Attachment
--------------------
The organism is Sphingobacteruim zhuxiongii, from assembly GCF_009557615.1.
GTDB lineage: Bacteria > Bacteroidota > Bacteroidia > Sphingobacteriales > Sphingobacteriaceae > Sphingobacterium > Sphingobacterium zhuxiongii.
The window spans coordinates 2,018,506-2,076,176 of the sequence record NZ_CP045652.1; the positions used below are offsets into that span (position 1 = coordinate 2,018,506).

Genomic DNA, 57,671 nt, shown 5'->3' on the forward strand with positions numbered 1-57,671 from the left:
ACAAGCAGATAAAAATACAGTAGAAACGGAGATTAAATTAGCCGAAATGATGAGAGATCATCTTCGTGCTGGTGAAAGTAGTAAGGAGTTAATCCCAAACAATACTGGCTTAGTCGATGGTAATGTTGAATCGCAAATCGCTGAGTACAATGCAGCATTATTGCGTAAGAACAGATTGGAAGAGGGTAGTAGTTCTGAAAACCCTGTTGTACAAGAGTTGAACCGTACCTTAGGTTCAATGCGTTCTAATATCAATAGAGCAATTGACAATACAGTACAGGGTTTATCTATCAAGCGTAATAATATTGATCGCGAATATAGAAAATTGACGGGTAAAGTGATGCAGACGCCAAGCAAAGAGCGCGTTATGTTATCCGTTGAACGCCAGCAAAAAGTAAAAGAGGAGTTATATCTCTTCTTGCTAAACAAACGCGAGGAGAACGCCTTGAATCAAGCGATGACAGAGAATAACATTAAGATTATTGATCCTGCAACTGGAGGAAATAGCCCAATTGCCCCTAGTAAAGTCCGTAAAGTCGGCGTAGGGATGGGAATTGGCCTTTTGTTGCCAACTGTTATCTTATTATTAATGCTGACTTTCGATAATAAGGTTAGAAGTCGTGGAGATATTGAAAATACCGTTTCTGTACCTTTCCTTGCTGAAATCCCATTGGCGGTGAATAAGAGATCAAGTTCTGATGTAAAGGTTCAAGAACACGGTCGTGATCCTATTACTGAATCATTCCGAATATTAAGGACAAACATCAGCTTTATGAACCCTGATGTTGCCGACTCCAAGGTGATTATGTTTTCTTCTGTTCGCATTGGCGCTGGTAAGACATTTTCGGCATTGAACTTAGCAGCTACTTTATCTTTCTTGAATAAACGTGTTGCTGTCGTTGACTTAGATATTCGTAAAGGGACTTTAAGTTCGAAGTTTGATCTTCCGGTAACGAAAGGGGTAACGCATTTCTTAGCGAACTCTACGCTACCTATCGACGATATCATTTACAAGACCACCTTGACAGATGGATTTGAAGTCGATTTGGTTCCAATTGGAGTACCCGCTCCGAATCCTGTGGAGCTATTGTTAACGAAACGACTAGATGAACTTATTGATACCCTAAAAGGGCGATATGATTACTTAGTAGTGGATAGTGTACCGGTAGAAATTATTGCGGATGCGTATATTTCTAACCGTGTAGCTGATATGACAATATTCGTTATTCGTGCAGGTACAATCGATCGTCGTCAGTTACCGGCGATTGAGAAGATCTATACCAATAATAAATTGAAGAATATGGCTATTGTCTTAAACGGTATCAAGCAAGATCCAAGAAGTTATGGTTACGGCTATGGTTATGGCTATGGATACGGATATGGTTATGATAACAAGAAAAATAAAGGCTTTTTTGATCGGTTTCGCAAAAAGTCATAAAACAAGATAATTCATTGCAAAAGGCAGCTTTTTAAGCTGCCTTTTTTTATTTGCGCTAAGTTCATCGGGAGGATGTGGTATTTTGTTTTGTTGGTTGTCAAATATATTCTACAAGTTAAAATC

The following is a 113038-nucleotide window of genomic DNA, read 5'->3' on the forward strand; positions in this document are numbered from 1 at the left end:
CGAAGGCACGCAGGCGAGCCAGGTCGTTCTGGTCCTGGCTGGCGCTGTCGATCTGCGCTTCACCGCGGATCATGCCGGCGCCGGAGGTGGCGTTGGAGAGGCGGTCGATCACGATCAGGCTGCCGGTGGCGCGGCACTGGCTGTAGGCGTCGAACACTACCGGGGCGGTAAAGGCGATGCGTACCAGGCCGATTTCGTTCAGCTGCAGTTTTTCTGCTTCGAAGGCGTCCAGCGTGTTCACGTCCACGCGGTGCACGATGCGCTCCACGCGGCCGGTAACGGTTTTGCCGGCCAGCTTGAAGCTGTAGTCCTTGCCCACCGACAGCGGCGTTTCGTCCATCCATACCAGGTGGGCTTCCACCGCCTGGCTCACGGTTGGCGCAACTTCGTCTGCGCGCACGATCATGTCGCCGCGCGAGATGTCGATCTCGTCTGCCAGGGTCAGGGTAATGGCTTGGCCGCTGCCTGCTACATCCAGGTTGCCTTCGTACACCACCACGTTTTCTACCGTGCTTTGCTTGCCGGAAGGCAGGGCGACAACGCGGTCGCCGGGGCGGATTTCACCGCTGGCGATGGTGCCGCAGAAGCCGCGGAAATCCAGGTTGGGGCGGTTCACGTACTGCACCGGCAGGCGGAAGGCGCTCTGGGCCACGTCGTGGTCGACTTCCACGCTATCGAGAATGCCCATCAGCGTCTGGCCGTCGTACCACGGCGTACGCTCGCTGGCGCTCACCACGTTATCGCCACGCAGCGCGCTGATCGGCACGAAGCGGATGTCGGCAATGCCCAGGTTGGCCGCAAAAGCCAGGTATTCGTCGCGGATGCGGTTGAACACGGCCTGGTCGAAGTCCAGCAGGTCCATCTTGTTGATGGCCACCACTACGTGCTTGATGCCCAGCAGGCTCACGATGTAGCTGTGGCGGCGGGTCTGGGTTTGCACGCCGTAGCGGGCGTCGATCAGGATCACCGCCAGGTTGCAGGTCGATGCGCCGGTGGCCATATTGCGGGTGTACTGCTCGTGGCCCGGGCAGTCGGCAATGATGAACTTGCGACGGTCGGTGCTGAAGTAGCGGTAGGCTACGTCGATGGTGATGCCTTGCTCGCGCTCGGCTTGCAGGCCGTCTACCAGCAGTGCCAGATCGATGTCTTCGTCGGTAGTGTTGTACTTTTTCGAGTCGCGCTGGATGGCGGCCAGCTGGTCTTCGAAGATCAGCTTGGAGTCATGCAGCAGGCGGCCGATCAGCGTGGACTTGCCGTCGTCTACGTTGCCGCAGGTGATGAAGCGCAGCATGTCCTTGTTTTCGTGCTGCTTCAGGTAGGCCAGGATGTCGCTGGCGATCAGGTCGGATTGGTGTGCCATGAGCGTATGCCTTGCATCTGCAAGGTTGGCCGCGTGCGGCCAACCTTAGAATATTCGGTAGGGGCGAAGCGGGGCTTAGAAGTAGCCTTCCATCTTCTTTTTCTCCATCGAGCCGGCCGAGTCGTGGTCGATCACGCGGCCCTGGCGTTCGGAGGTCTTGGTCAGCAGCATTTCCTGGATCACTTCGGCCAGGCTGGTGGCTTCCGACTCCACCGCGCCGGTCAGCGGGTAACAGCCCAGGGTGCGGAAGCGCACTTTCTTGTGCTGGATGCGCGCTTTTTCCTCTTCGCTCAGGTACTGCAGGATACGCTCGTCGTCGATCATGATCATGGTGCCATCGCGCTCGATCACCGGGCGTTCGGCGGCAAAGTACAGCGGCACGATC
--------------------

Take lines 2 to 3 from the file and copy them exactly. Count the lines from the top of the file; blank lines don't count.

GTDB lineage: Bacteria > Bacteroidota > Bacteroidia > Sphingobacteriales > Sphingobacteriaceae > Sphingobacterium > Sphingobacterium zhuxiongii.
The window spans coordinates 2,018,506-2,076,176 of the sequence record NZ_CP045652.1; the positions used below are offsets into that span (position 1 = coordinate 2,018,506).